"INTELLIGENT DESIGN," NATURAL DESIGN, AND THE PROBLEM OF MEANING IN THE NATURAL WORLD

by Robert Pollack

Without free will we cannot repent. Yet repentance in one’s own mind— that is, the admission of a secret that one has kept from everyone else— is of course central to our actions. For Jews, it is the cornerstone of the observance of the Day of Atonement, Yom Kippur.

We read in Deuteronomy 29, line 28: Concealed acts concern the Lord; but with overt acts it is for us and our children to apply all the provisions of this Teaching.

This is a very clever and subtle obligation: on reflection, it is saying that concealed acts also require us to apply the provisions of “this Teaching/Torah,” but for concealed acts, the provision is precisely that we are to admit them before the Lord so that they are no longer concealed. Full repentance requires the full surrendering of secrets.

Rabbi Adin Steinsaltz is a major figure in the Jewish world, a commentator and translator of Talmud and other ancient Jewish texts into modern Hebrew— which won him the Israel Prize—and also into Russian, English, Spanish and French. Here is how he expresses this notion of repentance:

Certain sages include repentance among the entities created before the world itself. The implication of this remarkable statement is that repentance is a universal primordial phenomenon; in such context it has two meanings. One is that it is embedded in the structure of the world; the other, that before we were created, we were given the possibility of changing the course of our lives. In this latter sense repentance is the highest manifestation of our capacity to choose freely—it is a manifestation of the divine in human. By repenting, we can extricate ourselves from the binding web of our lives, from the chain of causality that otherwise compels us to follow a path of no return.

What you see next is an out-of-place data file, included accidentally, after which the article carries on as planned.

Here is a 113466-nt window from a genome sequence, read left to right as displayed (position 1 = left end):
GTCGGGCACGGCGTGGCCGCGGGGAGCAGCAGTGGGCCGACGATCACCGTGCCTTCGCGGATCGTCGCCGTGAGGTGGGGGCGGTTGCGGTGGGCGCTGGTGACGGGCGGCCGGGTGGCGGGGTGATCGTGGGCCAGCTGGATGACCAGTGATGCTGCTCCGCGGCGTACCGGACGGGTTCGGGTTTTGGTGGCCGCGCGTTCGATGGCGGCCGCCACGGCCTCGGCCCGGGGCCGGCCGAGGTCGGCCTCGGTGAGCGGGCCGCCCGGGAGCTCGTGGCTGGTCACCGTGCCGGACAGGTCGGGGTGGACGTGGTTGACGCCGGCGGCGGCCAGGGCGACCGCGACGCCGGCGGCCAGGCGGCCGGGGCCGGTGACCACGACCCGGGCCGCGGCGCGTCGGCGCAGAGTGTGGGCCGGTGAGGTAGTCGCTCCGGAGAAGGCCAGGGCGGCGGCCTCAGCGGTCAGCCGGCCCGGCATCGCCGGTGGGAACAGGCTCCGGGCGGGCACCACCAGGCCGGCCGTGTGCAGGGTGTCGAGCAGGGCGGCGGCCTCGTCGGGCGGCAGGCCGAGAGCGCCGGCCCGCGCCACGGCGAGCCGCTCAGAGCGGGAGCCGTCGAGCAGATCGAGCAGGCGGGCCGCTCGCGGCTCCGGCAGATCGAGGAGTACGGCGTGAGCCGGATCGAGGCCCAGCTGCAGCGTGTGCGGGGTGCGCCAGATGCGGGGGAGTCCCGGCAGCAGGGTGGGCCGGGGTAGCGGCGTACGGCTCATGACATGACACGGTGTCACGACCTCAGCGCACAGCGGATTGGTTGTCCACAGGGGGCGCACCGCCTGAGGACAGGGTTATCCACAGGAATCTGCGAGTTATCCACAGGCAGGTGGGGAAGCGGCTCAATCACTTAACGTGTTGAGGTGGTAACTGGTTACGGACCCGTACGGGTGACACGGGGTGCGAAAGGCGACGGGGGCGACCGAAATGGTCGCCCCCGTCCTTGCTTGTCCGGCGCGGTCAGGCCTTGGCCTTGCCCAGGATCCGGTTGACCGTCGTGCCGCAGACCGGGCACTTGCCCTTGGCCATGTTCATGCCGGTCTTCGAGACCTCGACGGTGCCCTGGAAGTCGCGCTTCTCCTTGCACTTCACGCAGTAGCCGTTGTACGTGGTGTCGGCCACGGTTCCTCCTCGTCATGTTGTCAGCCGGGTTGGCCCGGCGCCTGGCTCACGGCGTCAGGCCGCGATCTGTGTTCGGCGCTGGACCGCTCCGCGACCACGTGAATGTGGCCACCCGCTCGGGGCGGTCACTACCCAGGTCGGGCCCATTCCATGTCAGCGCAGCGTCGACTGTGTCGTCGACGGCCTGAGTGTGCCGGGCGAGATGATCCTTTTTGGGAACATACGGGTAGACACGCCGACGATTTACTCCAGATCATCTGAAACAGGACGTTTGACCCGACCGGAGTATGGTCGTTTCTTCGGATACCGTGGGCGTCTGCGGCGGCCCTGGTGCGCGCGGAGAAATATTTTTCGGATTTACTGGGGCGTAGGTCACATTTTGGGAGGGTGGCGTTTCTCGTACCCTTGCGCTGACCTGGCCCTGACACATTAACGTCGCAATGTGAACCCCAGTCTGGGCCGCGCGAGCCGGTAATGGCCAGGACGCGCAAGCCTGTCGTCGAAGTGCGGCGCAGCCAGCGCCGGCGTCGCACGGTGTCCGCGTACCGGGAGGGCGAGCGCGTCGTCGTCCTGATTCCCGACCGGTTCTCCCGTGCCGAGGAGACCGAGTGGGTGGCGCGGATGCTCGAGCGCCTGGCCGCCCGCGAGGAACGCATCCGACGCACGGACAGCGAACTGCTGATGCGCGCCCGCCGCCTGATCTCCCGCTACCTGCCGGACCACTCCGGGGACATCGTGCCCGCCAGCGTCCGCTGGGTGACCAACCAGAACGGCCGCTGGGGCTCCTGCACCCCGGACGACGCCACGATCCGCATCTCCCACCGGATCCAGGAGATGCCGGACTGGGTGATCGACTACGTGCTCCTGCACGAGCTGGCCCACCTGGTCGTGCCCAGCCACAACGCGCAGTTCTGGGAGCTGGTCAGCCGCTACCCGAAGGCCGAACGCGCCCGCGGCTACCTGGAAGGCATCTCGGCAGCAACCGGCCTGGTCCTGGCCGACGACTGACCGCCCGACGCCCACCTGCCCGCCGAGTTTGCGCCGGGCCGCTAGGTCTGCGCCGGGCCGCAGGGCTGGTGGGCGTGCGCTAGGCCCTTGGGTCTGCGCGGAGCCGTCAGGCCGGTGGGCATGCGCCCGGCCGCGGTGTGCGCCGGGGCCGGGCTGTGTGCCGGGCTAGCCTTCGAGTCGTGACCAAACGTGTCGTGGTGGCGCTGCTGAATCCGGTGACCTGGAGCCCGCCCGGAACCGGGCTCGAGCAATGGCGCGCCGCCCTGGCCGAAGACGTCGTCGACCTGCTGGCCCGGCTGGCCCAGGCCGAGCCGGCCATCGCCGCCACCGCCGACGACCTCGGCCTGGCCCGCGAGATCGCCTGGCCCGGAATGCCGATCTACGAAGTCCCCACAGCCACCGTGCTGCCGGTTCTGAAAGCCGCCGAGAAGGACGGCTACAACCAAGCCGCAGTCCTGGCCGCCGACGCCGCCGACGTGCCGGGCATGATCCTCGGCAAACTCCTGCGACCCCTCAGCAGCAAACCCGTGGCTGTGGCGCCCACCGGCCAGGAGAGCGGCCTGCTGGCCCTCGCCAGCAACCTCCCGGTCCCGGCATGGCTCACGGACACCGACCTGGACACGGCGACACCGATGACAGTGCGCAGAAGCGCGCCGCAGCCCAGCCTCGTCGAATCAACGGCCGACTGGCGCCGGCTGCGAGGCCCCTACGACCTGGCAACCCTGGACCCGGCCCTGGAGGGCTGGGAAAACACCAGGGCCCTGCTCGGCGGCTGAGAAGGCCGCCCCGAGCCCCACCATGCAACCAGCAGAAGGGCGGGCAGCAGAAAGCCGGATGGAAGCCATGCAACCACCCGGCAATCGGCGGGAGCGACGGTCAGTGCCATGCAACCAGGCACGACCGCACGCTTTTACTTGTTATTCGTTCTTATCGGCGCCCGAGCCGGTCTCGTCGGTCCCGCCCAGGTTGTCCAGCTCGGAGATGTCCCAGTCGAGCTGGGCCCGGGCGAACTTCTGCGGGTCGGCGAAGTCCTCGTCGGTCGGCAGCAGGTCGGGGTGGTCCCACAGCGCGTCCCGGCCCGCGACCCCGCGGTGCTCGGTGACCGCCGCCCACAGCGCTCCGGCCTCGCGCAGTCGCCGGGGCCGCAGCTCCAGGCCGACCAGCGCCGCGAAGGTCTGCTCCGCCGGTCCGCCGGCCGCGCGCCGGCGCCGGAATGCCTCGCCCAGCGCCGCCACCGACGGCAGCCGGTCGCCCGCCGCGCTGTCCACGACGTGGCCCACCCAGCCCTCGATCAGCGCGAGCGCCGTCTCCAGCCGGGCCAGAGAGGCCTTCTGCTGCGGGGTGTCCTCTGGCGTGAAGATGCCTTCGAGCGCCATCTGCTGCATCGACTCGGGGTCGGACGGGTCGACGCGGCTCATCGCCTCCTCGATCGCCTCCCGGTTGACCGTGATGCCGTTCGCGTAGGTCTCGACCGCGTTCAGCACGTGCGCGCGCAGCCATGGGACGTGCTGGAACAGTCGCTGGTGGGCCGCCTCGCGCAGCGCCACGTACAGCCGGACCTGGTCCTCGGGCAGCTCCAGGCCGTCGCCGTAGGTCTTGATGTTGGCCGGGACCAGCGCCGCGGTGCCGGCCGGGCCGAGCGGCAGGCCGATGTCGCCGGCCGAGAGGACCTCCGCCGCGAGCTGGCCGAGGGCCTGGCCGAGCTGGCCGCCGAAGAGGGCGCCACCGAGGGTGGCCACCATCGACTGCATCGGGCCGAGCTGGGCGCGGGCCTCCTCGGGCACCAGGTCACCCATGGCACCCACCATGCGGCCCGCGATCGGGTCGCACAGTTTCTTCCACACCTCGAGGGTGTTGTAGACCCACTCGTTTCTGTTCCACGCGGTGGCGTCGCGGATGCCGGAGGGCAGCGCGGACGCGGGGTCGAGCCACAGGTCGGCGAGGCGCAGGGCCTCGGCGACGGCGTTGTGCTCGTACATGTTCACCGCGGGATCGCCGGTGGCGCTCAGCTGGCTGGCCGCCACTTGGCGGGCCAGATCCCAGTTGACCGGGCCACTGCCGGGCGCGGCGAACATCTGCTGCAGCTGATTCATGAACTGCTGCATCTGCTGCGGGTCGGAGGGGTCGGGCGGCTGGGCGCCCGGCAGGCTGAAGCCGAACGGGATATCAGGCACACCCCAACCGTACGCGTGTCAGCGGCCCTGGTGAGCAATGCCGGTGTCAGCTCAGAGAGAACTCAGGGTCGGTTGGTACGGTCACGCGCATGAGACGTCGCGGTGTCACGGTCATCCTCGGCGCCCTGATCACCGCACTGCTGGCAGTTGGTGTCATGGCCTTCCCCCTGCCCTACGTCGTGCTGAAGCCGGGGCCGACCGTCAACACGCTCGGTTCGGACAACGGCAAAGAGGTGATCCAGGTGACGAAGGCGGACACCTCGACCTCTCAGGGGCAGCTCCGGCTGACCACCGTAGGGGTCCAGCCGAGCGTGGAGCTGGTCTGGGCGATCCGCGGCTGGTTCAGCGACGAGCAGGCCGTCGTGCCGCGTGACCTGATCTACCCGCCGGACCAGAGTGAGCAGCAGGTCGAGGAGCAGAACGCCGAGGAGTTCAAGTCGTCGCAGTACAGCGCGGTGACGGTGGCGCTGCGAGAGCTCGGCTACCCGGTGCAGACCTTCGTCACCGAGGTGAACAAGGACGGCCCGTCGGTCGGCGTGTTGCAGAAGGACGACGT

* * *

Now, in order to make this notion clear by example, I wish to share with you all a story of a decision to let go of a secret, and of its unexpected consequences. The story begins with an excerpt from a talk I gave on winning an award from a synagogue about six years ago:


. . . A little history: my mother’s parents came to New York from Vinnitsa in Ukraine, not far from the birthplace of the Baal Shem Tov. They were more pious than learned, with a tendency toward superstition; I clearly remember the red thread tied around my brother’s neck when he had a bad case of appendicitis. My father’s parents came from Ciechanowiec near Bialystok in Poland. They were small businesspeople, neither learned nor pious, but serious about their Jewishness; one of my grandfather’s brothers left Poland for an illegal immigration to Palestine in 1936, under Jabotinsky’s wing.
     My parents both shunned the synagogue, choosing instead to raise my brother and me in the ideals of a totally secular vision of eventual
Redemption through political action. That meant that though I learned Yiddish—the language of the Jewish working-class—I was carefully kept from Hebrew, and my Bar Mitzvah, such as it was, would not have been an event any of us would want to revisit.
     Neither of my parents was able to attend high school, dropping out in their early teens to work, and then being trapped in the great economic Depression of the 1930s. Though their political convictions kept me from synagogue, they had no hesitation about seeing that I went to school. When I entered Columbia College in the fall of 1957, I was traveling not that much less of a distance from my parents, as their parents had traveled when they crossed the ocean fifty years before. When I met Amy and we married in 1961, it was a union of two secretly pious but very uninformed Jews.

All this was true, but it was not the whole truth. I had kept the missing part secret for half a century. I was able to state it in public only a few years ago, when I was asked to present a question to Rabbi Steinsaltz, before an audience of hundreds of observant Jews who had gathered together to honor him. 

As part of such evenings’ festivities, the Rabbi intends to teach, and toward that end I was given the honor to sit on the stage with him and pose a question. I took it as the chance at last to repent from my secret, by telling this story, in the form of a question to the Rabbi: